CAGAYAN DE ORO CITY, MISAMIS ORIENTAL–Hours before midnight of December 25, some guests at a high-end local hotel dropped by the bar to mark the holiday.
For most, the night out was a long-awaited respite from the circumstances that faced them that week in this typhoon-hit city.
A combo of two was there singing a repertoire of Standard tunes, mostly English and the occasional Latin.
On the keyboard was a lanky man wearing a luau polo. A virtual all-in-one band, he alternated piano and trumpet leads to the customized beats from his synthesizer.
Dodong, the pianist, alternated and harmonized tunes with his partner Rose, who was in a party dress.
The guests were impressed and called for encores. One of them approached the duo and said he wanted to sing.
Dodong said yes. “But first, I need a volunteer to play these.” And he pointed to the unused bongo drums nearby.
The clock struck 12 as the guest belted out another song.
Fireworks could be seen from the window overlooking the city. Various areas of CDO answered each other in colorful outbursts of light.
The guests watched, some wondering if the calendar had already turned, and some marveling that one of the cities ravaged by the Philippines’ deadliest typhoon in over 10 years found cause to celebrate.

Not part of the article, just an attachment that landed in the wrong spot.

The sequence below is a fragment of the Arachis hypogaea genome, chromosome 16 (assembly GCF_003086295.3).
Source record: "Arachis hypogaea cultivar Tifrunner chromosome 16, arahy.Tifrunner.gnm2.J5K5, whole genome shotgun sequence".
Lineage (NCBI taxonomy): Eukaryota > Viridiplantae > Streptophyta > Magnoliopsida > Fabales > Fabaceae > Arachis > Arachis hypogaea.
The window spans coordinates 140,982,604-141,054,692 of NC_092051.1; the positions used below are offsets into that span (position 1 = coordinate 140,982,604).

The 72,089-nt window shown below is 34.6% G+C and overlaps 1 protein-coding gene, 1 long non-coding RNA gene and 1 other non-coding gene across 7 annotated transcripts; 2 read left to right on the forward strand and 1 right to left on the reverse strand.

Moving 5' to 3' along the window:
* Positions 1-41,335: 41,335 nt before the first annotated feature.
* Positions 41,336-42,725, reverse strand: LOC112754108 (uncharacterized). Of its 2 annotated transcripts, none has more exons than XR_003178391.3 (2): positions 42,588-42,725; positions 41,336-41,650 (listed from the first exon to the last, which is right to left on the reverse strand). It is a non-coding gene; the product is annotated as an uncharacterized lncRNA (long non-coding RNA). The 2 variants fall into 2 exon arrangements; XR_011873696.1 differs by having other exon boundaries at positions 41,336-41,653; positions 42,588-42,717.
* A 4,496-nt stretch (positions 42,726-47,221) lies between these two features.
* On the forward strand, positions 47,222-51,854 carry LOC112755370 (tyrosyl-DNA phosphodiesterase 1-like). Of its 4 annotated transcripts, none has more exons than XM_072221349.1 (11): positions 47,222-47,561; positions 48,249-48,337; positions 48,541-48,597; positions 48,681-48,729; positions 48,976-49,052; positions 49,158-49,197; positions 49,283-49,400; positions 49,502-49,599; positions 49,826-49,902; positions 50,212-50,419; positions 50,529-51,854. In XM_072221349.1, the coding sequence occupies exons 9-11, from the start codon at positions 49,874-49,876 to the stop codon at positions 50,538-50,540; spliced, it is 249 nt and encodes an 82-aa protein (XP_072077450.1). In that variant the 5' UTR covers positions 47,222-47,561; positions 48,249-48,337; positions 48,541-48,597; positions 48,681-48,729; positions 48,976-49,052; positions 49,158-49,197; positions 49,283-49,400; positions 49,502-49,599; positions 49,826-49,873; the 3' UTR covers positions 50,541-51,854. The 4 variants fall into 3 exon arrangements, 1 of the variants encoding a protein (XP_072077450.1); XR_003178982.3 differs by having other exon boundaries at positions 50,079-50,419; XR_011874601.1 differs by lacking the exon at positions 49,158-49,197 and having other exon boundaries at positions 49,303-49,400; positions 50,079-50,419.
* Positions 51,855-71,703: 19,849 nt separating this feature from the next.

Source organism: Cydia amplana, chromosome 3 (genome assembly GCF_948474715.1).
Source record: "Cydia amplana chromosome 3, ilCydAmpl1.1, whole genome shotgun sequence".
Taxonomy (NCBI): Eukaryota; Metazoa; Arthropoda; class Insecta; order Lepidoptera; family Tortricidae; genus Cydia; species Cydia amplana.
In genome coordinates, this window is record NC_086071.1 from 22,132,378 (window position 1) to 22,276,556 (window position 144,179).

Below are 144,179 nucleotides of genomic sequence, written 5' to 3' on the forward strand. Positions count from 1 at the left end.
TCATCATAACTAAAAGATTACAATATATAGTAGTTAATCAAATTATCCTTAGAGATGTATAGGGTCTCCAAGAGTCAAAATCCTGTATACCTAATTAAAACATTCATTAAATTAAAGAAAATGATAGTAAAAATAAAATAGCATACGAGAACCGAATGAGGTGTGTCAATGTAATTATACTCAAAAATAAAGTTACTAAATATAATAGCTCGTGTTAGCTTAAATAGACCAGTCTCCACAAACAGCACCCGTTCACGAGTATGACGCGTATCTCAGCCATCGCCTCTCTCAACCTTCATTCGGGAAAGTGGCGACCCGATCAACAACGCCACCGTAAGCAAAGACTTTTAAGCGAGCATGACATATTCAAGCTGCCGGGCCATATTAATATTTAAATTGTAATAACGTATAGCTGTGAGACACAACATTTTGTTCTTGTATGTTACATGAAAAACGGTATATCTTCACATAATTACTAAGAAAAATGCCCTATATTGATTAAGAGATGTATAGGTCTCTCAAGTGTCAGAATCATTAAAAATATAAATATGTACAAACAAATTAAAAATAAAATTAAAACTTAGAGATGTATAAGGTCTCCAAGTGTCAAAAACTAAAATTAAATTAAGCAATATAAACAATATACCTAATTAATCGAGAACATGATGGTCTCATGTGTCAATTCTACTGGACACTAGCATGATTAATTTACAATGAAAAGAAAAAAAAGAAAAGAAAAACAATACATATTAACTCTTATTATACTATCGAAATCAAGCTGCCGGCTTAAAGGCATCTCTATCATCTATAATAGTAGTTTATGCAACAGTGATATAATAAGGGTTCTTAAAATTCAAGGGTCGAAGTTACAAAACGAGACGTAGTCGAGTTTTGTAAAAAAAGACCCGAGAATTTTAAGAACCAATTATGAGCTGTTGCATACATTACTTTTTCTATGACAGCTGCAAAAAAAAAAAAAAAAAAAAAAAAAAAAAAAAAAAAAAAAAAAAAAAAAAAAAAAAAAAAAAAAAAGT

Seated near the piano was a middle-aged woman browsing a laptop while taking sips at a cocktail and glances at the performers.
“My wife,” Dodong said later as he introduced her. “She’s my manager too.”
As they packed up the microphones and turned off the amps, Rose, the singer said, “We’ll be returning to our flooded houses.”
Dodong resided at a higher area of CDO. But the house his children lived in was not spared from the high waters of typhoon Sendong (a.k.a. Washi).
“All my instruments there were ruined–two guitars, my keyboard, my amplifiers. Even my studio,” he said.
“I think God is reminding us with tragedies like this to remember and return to Him.”